Penn v. Home Depot U.S.A., Inc., No. 4:2013cv03083 - Document 6 (S.D. Tex. 2013)

Court Description: MEMORANDUM AND OPINION DENYING MOTION TO REMAND (Signed by Judge Lee H Rosenthal) Parties notified.(gkelner, 4)
Download PDF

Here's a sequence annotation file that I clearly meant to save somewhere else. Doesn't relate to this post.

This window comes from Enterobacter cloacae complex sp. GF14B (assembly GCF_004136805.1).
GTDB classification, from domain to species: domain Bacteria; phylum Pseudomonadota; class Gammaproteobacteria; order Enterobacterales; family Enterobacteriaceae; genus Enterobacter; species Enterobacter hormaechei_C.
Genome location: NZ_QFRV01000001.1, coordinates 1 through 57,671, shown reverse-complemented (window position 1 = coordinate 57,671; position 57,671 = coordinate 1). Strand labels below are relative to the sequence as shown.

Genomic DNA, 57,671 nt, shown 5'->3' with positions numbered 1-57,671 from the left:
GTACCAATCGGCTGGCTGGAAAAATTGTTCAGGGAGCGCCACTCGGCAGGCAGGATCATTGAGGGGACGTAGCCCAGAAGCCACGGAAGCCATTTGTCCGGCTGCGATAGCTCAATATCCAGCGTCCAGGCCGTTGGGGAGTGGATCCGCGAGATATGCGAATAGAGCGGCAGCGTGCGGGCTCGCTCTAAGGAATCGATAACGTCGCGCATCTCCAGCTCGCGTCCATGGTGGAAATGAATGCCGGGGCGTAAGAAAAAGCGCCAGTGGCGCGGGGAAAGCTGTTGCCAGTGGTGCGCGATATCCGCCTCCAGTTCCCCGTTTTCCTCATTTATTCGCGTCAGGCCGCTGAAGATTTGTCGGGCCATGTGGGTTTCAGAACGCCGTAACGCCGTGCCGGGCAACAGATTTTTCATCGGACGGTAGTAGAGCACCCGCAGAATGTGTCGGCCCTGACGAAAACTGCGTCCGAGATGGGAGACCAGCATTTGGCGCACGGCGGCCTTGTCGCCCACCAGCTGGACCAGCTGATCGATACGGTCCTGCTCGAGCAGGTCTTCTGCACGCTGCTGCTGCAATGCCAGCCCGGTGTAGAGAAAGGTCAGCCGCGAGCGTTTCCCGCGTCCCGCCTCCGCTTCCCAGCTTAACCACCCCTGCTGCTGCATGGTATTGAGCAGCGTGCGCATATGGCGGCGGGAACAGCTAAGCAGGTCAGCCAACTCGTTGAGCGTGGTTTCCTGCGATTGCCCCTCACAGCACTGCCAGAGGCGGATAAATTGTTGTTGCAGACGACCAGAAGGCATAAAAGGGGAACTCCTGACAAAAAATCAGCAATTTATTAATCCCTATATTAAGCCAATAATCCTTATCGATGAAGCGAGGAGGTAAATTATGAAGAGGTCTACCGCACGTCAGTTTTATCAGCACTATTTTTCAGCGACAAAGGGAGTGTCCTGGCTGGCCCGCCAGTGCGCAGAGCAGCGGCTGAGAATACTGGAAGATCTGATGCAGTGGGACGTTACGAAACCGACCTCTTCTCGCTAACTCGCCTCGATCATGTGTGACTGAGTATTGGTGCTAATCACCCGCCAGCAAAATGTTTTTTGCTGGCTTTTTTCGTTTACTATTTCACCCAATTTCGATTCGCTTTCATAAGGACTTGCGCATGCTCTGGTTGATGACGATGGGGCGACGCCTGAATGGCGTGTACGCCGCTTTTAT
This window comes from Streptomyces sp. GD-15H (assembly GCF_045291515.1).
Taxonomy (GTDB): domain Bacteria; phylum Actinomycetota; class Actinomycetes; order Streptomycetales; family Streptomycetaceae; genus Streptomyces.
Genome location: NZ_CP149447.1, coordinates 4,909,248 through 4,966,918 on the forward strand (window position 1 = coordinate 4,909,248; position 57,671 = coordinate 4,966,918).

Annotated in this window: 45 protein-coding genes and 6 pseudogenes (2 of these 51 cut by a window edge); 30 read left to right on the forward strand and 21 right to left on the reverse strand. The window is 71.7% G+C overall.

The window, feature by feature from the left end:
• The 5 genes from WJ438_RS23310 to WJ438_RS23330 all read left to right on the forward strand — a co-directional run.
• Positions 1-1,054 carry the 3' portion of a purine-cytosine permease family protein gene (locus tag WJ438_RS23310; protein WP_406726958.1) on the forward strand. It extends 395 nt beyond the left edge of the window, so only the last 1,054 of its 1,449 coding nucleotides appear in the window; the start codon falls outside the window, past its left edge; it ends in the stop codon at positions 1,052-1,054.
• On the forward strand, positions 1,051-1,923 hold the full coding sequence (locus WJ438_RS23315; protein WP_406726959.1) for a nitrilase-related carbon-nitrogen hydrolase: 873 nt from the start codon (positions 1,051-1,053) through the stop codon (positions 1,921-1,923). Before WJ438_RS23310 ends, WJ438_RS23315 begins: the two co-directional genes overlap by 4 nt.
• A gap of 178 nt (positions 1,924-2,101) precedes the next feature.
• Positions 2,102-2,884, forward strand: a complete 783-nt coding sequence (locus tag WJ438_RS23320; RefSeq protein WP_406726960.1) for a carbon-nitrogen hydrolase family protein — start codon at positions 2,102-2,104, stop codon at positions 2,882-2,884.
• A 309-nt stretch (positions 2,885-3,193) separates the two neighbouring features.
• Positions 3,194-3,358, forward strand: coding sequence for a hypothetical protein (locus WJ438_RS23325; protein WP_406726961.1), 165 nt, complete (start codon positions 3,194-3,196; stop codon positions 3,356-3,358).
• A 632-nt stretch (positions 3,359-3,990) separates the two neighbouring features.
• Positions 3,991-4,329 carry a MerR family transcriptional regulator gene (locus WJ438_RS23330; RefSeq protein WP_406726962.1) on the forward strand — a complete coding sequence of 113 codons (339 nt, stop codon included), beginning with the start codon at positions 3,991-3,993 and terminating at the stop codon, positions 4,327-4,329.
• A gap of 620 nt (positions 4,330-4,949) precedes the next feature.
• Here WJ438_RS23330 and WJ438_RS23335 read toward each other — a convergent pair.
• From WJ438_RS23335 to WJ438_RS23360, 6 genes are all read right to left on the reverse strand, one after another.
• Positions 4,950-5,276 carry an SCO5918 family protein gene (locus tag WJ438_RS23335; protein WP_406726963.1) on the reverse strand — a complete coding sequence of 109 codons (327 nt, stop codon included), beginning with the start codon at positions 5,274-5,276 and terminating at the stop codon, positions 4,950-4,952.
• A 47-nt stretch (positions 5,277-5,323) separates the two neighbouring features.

IN THE UNITED STATES DISTRICT COURT FOR THE SOUTHERN DISTRICT OF TEXAS HOUSTON DIVISION CAROL PENN, Plaintiff, v. HOME DEPOT U.S.A., INC., Defendant. § § § § § § § § § CIVIL ACTION NO. H-13-3083 MEMORANDUM AND OPINION DENYING MOTION TO REMAND I. Background Carol Penn sued Home Depot in Texas state court on August 19, 2013. (Docket Entry No. 1, Ex. B 2). She alleged that while visiting a Home Depot store on August 24, 2011, a large rolledup rug fell from an upper shelf and landed on her neck and shoulders, causing injury. (Id., Ex. B 2 at 2). In her state-court petition, she sought actual damages within the jurisdictional limits of this Court not to exceed the amount of $74,500. (Id., Ex. B 2 at 3). She alleged damages for past and future physical pain, physical impairment, mental anguish, medical expenses and lost earnings, and other damages caused by Home Depot s alleged negligence. (Id.). On October 7, 2013, Penn served Home Depot with Plaintiff s Responses to Home Depot s Rule 194 Disclosures. (Id., Ex. C). These Responses stated for the first time that Penn was seeking $49,577.70 in past medical expenses. (Id., Ex. C at 3 4). Penn attached to her Responses to the Rule 194 Disclosures copies of medical records showing that after the accident, she underwent an MRI and CT scan and EMG testing of her neck, and that she was treated for neck and back injuries. (Docket Entry No. 4, Ex. 3; id., Ex. 8 at 8). These medical records stated that her injuries had produced, among other things, constant pain that radiated from her neck into her arms and caused weakness, numbness, and loss of range of motion. (Id., Ex. 8 at 8). The treatment she received included extensive physical therapy and surgery. (Id.; id., Ex. 5 at 3 12). She also attached billing records showing that although the amount billed was $49,577.70, (Docket Entry No. 1, Ex. C at 3 4), she and her insurer paid only $9,225.12, (Docket Entry No. 4 at 3). Home Depot removed within 30 days after receiving the Responses to the Rule 194 Disclosures, based on diversity jurisdiction under 28 U.S.C. § 1332. (Docket Entry No. 1). Penn has moved to remand. She asserts that because Texas law allows her to recover only medical expenses that she and her insurer actually paid, she cannot recover more than $9,225.12 in past medical expenses, and therefore the jurisdictional amount is not met. (See Docket Entry No. 4 at 3 4). Home Depot responds that Penn s Responses to the Rule 194 Disclosures, the nature of the damages sought in the petition, and Penn s counsel s refusal to stipulate to recovering less than the jurisdictional amount, all support denying the motion to remand. Based on the pleadings, the motion and response, the parties submissions, and the applicable law, this court denies the motion to remand. The reasons are explained below. II. Discussion The amount in controversy requirement is met if it is facially apparent from the plaintiffs complaint that their claims are likely above [$75,000]. Garcia v. Koch Oil Co. of Tex., 351 F.3d 636, 639 (5th Cir. 2003) (quoting Allen v. R & H Oil & Gas Co., 63 F.3d 1326, 1335 (5th Cir. 1995)) (brackets in original). In removal practice, when a complaint does not allege a specific amount of damages, the party invoking federal jurisdiction must prove by a preponderance of the evidence that the amount in controversy exceeds the jurisdictional amount. The district court 2 must first examine the complaint to determine whether it is facially apparent that the claims exceed the jurisdictional amount. If it is not thus apparent, the court may rely on summary judgment-type evidence to ascertain the amount in controversy. Importantly, the jurisdictional facts must be judged as of the time the complaint is filed; subsequent events cannot serve to deprive the court of jurisdiction once it has attached. St. Paul Reinsurance Co. v. Greenberg, 134 F.3d 1250, 1253 54 (5th Cir. 1998) (internal citations omitted). If the value of the claims is not apparent from the face of the plaintiff s complaint, a defendant may support federal jurisdiction by setting forth the facts [either] in the removal petition [or] by affidavit that support a finding of the requisite amount. Garcia, 351 F.3d at 639 (quoting Allen, 63 F.3d at 1335) (alterations in the original); see also H & D Tire and Auto.Hardware, Inc. v. Pitney Bowes Inc., 227 F.3d 326, 328 n.2 (5th Cir. 2000) ( When a case is removed and the complaint does not allege a specific amount of damages, the defendant must prove by a preponderance of the evidence that the amount in controversy requirement is met. ). In her original petition, Penn did not include a specific damages amount. She stated instead that she suffered actual damages . . . not to exceed the amount of $74,500.00. (Docket Entry No. 1, Ex. B 2 at 3). Under 28 U.S.C. § 1446(c)(2), when removal is sought on the basis of diversity of citizenship under § 1332, the sum demanded in good faith in the initial pleading shall be deemed to be the amount in controversy. The statute also states that the demand in the pleading will not control if the State practice . . . does not permit demand for a specific sum. 28 U.S.C. § 1446(c)(2)(A)(ii). Home Depot did not remove based on the initial pleading, but rather on the basis of Penn s Responses to the Rule 194 Disclosures. The fact that Penn stated in her petition that she sought 3 damages up to an amount just below the jurisdictional amount does not resolve the removal issue. When, as here, the initial pleading does not control, § 1446(c)(2)(B) provides that removal is proper if the jurisdictional amount in controversy is supported by a preponderance of the evidence. See 28 U.S.C. § 1446(c)(2)(B) (providing that removal of the action is proper on the basis of an amount in controversy asserted under subparagraph (A) if the district court finds, by the preponderance of the evidence, that the amount in controversy exceeds the amount specified in section 1332(a). ). The test is whether it is more likely than not that the amount of the claim will exceed [the jurisdictional threshold]. St. Paul Reinsurance, 134 F.3d at 1254 n.13. The defendant may make this showing in either of two ways: (1) by demonstrating that it is facially apparent that the claims are likely above $75,000, or (2) by setting forth the facts in controversy preferably in the removal petition, but sometimes by affidavit that support a finding of the requisite amount. Luckett v. Delta Airlines, 171 F.3d 295, 298 (5th Cir. 1999) (quoting Allen, 63 F.3d at 135). A court must evaluate the facts supporting jurisdiction at the time of removal. In Gebbia v. Wal Mart Stores, 233 F.3d 880, 883 (5th Cir. 2000), the Fifth Circuit made it clear that while postremoval affidavits, stipulations, or amendments reducing the amount in controversy will not divest a court of the jurisdiction it had at removal, postremoval affidavits may be considered if the basis for jurisdiction is ambiguous at the time of removal. In Gebbia, the Fifth Circuit affirmed the district court s denial of a motion to remand. In the initial complaint filed in state court, the plaintiff did not demand a specific amount of damages. Id. at 881. After the defendant removed, the plaintiff moved to remand and included an affidavit stating that the amount in controversy was not met because he was unable to confirm the damages amount he claimed. Id. at 882. The district court denied the motion. Id. Later, in the pretrial order, the 4 plaintiff stipulated that his damages were less than $75,000, and moved for the court to reconsider its previous decision not to remand the action. The district court once again denied remand. Id. On appeal, the Fifth Circuit first acknowledged that because Louisiana law prevents pleading the exact amount of damages a plaintiff seeks, the defendant bears the burden to prove the amount in controversy by a preponderance of the evidence. Id. The Fifth Circuit affirmed the district court, reasoning that if it is facially apparent from the petition that the amount in controversy exceeds $75,000 at the time of removal, post-removal affidavits, stipulations, and amendments reducing the amount do not deprive the district court of jurisdiction. Id. at 883. Because the nature of the plaintiff s claims made it facially apparent that the damages exceeded $75,000, the district court properly disregarded the plaintiff s post-removal affidavit and stipulation for damages less than $75,000. Id. Home Depot emphasizes the nature of the claims, Penn s Responses to the Rule 194 Disclosures, and Penn s counsel s refusal to stipulate that the amount in controversy is less than $75,000. Penn argues that her past medical expenses should not be considered to be $49,577.70 for jurisdictional purposes, because that was just the amount she was billed. Rather, she claims that her past medical expenses are $9,225.12 for jurisdictional purposes the amount she and her insurer paid. Penn relies on Haygood v. De Escabedo, 356 S.W.3d 390 (Tex. 2011), a case where the Texas Supreme Court held that under Texas law, including the collateral source rule and § 41.0105 of the Texas Civil Practice and Remedies Code, a plaintiff could not recover full list prices for medical services when a health care provider has agreed to accept payment of lower reduced rates by virtue of contracts with insurance carriers and Medicare and Medicaid regulations. Id. at 399 400. The Court held that § 41.0105 limits a plaintiff s recovery to medical expenses that have been or will be 5 paid, and excludes the difference between such amount and charges the service provider bills but has no right to be paid. Id. at 396 97. While Penn correctly notes the effect of Haygood on her ability to recover past medical expenses, federal removal jurisdiction is not divested as a result. As noted, Penn attached to her Responses not only the billing records, but also medical records showing that after the accident she underwent a MRI and CT scan and EMG testing of her neck and was treated for neck and back injuries through extensive physical therapy and surgery. (Docket Entry No. 4, Ex. 8 at 8; id., Ex. 5 at 3 12). The records showed that she suffered significant ongoing pain and physical limitations as a result of the accident. She claimed, in addition to past medical expenses, unspecified damage amounts for: (1) future medical expenses; (2) past and future physical impairment and physical pain; (3) past and future mental anguish; and (4) past and future loss of earnings. (Docket Entry No. 1, Ex. C at 3). Such claims for damages clearly support an amount in controversy exceeding $75,000. Added to this is Penn s counsel s refusal to stipulate to an amount in controversy below the jurisdictional threshold. Under Fifth Circuit precedent, such a stipulation would establish with legal certainty that the amount in controversy is jurisdictionally insufficient. De Aguilar v. Boeing, 47 F.3d 1404, 1412 (5th Cir. 1995). A refusal to stipulate to the amount of damages is a factor in determining the amount in controversy. See, e.g., Johnson v. Dillard Dept. Stores, 836 F.Supp. 390, 394 (N.D. Tex. 1993) (treating a refusal to stipulate to damages below the jurisdictional amount as a factor weighing in favor of denying remand, but insufficient by itself to deny remand); Cox v. Liberty Mut. and Credit Collection Servs., No. 3:10 CV 1956 M, 2011 WL 98374, at *2 (N.D. Tex. Jan.12, 2011) (considering the plaintiff s refusal to stipulate to damages below the jurisdictional amount as a factor in determining if the amount in controversy was met, but noting that the refusal to stipulate is not by itself sufficient to 6 deny remand) In light of the Penn s ambiguous pleading; the nature and extent of the damages she sought; as well as her refusal to stipulate that the amount in controversy is below the jurisdictional threshold, the court finds that Home Depot has shown by a preponderance of the evidence that the amount in controversy is in excess of the jurisdictional threshold of $75,000. See St. Paul Reinsurance, 134 F.3d at 1253 54. III. Conclusion The motion to remand is denied. SIGNED on December 30, 2013, at Houston, Texas. ______________________________________ Lee H. Rosenthal United States District Judge 7